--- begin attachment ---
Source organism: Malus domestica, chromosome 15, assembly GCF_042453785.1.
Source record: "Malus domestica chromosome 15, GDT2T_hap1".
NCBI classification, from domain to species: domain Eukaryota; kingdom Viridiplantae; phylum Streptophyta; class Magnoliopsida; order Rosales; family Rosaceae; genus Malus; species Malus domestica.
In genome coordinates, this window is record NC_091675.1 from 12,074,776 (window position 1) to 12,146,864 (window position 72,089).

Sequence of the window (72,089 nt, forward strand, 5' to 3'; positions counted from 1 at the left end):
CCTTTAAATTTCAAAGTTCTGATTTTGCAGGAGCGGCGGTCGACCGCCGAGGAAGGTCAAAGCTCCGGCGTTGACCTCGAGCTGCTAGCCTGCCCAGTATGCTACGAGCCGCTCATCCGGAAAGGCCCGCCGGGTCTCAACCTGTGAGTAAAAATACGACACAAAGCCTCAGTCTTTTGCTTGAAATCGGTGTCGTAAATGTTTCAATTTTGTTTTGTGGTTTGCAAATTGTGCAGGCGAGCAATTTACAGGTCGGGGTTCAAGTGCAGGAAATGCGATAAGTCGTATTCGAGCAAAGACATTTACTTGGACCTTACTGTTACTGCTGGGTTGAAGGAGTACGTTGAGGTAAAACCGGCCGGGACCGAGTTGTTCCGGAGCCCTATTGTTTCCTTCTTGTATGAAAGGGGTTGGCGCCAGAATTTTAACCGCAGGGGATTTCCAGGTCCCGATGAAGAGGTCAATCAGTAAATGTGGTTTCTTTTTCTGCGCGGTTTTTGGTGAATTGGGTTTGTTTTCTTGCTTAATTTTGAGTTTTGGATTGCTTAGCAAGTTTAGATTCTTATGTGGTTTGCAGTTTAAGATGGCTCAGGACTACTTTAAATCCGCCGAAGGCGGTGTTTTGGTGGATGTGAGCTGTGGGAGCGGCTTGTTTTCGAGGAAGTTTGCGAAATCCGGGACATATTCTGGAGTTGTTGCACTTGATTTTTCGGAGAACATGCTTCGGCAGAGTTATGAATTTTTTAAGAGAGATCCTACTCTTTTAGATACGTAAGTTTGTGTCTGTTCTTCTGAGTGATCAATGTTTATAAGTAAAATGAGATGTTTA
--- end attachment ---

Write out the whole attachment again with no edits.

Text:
Source organism: Malus domestica, chromosome 15, assembly GCF_042453785.1.
Source record: "Malus domestica chromosome 15, GDT2T_hap1".
NCBI classification, from domain to species: domain Eukaryota; kingdom Viridiplantae; phylum Streptophyta; class Magnoliopsida; order Rosales; family Rosaceae; genus Malus; species Malus domestica.
In genome coordinates, this window is record NC_091675.1 from 12,074,776 (window position 1) to 12,146,864 (window position 72,089).

Sequence of the window (72,089 nt, forward strand, 5' to 3'; positions counted from 1 at the left end):
CCTTTAAATTTCAAAGTTCTGATTTTGCAGGAGCGGCGGTCGACCGCCGAGGAAGGTCAAAGCTCCGGCGTTGACCTCGAGCTGCTAGCCTGCCCAGTATGCTACGAGCCGCTCATCCGGAAAGGCCCGCCGGGTCTCAACCTGTGAGTAAAAATACGACACAAAGCCTCAGTCTTTTGCTTGAAATCGGTGTCGTAAATGTTTCAATTTTGTTTTGTGGTTTGCAAATTGTGCAGGCGAGCAATTTACAGGTCGGGGTTCAAGTGCAGGAAATGCGATAAGTCGTATTCGAGCAAAGACATTTACTTGGACCTTACTGTTACTGCTGGGTTGAAGGAGTACGTTGAGGTAAAACCGGCCGGGACCGAGTTGTTCCGGAGCCCTATTGTTTCCTTCTTGTATGAAAGGGGTTGGCGCCAGAATTTTAACCGCAGGGGATTTCCAGGTCCCGATGAAGAGGTCAATCAGTAAATGTGGTTTCTTTTTCTGCGCGGTTTTTGGTGAATTGGGTTTGTTTTCTTGCTTAATTTTGAGTTTTGGATTGCTTAGCAAGTTTAGATTCTTATGTGGTTTGCAGTTTAAGATGGCTCAGGACTACTTTAAATCCGCCGAAGGCGGTGTTTTGGTGGATGTGAGCTGTGGGAGCGGCTTGTTTTCGAGGAAGTTTGCGAAATCCGGGACATATTCTGGAGTTGTTGCACTTGATTTTTCGGAGAACATGCTTCGGCAGAGTTATGAATTTTTTAAGAGAGATCCTACTCTTTTAGATACGTAAGTTTGTGTCTGTTCTTCTGAGTGATCAATGTTTATAAGTAAAATGAGATGTTTA